I may have buried the lady here. If there’s one thing you’ll learn from this article, it’s how betting works in the knockout stages. As a general rule, all bets mentioned above in knockout games are settled for 90 minutes and stoppage time only. This means bets will be settled at the end of regulation regardless of what happens in overtime or penalties.
In most books, this rule applies to all bets placed on teams and players. So if you bet on Germany to win the 2014 World Cup final, you won’t win because Germany needed extra time to win 1-0. If you scored a goal anytime bet on Mario Götze, you didn’t cash that ticket when he calculated the winner.
Virtually everyone who bet on football (myself included) has made this mistake, leading to misplaced emotions in overtime and confusion when cashing a ticket or checking a bill. As always, know the rules of your book.
Having said all that, you can bet on which team will advance to the next round without the need for extra time or penalties. These options are usually called something like “avoid” or “qualify” or “lift the trophy” in the finals. You can also win in overtime, take the lead on penalties, etc. You’ll find separate options for specific scenarios like
World Cup Group Futures
In addition to single game betting, tournaments like the World Cup offer many futures opportunities. The simplest group options are to win the group or finish in the top two of the four teams and advance to the playoffs. Most teams have one or two heavy favorites, so you can find lower prices at good prices because soccer is a high variance sport where a goal, foul or bounce can change so much.
A tip if you are betting on the future of the group, there are better options than betting straight on a team to advance or win the group. For example, let’s say you like Mexico to get out of Group C, then Argentina are -1100 favorites and -275 to win the group. There may be more attractive picks than betting Mexico to advance at -135. Consider a double guess bet for both Argentina and Mexico to advance, or an outright Argentina/Mexico bet, or a bet on Mexico finishing second in the group. The first two options are basically parlays, so the prices may or may not be worth it, but they’re always worth checking out.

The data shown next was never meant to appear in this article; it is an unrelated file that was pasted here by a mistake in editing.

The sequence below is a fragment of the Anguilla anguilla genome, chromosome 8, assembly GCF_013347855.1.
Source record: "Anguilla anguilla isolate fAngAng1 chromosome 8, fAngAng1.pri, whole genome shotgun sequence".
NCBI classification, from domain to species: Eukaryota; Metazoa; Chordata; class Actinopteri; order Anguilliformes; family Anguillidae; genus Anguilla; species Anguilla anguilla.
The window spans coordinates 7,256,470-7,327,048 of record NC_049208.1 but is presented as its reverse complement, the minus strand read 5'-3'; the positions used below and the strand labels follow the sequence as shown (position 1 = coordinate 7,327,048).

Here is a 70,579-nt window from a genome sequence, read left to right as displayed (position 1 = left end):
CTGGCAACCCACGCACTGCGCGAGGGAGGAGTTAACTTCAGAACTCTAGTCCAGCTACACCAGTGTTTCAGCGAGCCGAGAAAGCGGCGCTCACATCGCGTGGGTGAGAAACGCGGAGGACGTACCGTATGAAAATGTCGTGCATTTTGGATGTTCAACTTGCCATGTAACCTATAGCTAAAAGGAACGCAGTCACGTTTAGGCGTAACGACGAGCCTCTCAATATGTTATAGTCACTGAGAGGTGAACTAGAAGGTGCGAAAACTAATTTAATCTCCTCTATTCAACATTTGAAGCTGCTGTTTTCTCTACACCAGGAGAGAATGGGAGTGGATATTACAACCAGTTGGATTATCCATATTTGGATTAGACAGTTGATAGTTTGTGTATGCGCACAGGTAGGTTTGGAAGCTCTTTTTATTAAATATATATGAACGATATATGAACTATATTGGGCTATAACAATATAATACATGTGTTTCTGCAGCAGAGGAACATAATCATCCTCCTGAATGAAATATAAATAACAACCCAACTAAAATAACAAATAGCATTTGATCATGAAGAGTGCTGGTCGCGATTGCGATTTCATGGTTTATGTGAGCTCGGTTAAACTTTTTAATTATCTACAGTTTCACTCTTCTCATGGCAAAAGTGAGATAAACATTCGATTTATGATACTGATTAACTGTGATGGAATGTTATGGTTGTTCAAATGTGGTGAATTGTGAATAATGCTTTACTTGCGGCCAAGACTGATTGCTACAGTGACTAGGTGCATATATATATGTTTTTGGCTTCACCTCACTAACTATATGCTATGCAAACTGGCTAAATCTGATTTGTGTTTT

One of the most popular futures in any competition is which player will score the most goals. It seems like a simple game, but it’s important to know how your book determines the bet, whether it’s the actual Golden Boot winner or just the top goalscorer. The difference…
Golden Boot: Awarded by the tournament itself, usually by tiebreakers. At the World Cup, FIFA assisted the first tiebreaker and played the second tiebreaker for the least number of minutes. For example, in the 2019 Women’s World Cup, Megan Rapinoe, Alex Morgan and Ellen White scored six goals each. Rapinoe and Morgan each had two assists, White’s goal absent, and Rapinoe was awarded the Golden Boot for playing fewer minutes than Morgan. Top Scorer: Counts the player(s) with the most goals, regardless of the competition’s award rules. In the event of a tie, the books will usually split bets on the number of winners. Meaning, if you bet 40-1 on the top goalscorer and he connects with another player, you will be paid 20-1. If all four players were tied, you would be paid 10-1, and so on.
That’s all: know what you’re betting on and how your book is paying off potential contacts. Also, don’t confuse the Golden Boot with the Ballon d’Or, an award given to the best player of the tournament by a committee selected before the finals. The winner doesn’t have to be a champion either, as six Ballon d’Or winners have not won the World Cup. These are just some of the many betting options available for soccer in general and the World Cup in particular. Enjoy the tournament!
Former ESPN Senior Researcher Paul Carr is Senior Director of Content for TruMedia and is covering his fourth Men’s World Cup.